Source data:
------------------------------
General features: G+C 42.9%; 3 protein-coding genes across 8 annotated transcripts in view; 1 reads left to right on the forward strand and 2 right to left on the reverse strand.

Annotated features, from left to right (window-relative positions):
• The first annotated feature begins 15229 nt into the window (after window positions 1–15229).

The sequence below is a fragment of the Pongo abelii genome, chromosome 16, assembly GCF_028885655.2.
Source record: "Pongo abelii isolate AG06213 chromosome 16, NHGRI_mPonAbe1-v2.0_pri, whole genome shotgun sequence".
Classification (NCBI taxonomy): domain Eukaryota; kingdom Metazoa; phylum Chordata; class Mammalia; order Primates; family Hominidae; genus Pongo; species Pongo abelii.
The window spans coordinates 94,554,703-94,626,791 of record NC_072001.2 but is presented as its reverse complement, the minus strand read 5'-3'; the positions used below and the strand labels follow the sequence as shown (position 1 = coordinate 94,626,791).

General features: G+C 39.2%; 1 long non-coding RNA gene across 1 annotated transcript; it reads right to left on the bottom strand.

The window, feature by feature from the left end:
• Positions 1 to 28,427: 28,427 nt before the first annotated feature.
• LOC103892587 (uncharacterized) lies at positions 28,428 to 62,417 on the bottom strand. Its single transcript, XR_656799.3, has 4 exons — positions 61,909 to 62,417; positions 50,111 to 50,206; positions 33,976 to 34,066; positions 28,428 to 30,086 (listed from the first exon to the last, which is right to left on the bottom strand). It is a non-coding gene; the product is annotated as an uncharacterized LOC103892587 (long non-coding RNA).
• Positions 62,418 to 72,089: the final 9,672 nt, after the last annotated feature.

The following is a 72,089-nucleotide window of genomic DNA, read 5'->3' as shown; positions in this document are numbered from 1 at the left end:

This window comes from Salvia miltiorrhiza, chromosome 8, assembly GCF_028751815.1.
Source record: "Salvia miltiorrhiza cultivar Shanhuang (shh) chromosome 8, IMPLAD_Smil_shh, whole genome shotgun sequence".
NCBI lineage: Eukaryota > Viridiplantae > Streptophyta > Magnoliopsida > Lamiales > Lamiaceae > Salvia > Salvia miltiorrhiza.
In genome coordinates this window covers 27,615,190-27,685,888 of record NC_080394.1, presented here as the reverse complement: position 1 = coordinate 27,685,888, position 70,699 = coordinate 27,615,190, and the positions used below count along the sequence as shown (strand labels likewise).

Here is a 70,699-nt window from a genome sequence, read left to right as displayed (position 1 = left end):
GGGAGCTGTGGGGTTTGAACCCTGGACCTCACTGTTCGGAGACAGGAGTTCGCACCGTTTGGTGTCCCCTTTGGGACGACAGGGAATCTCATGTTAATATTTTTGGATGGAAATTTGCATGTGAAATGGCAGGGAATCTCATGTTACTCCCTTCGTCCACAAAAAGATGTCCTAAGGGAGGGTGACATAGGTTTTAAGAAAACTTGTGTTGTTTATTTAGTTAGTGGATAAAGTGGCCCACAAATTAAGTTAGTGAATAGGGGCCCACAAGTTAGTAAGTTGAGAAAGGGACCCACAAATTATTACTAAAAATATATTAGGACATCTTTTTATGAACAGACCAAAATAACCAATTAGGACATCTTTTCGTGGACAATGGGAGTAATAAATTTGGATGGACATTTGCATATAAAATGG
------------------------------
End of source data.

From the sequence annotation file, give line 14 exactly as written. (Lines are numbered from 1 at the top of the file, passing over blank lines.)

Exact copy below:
This window comes from Salvia miltiorrhiza, chromosome 8, assembly GCF_028751815.1.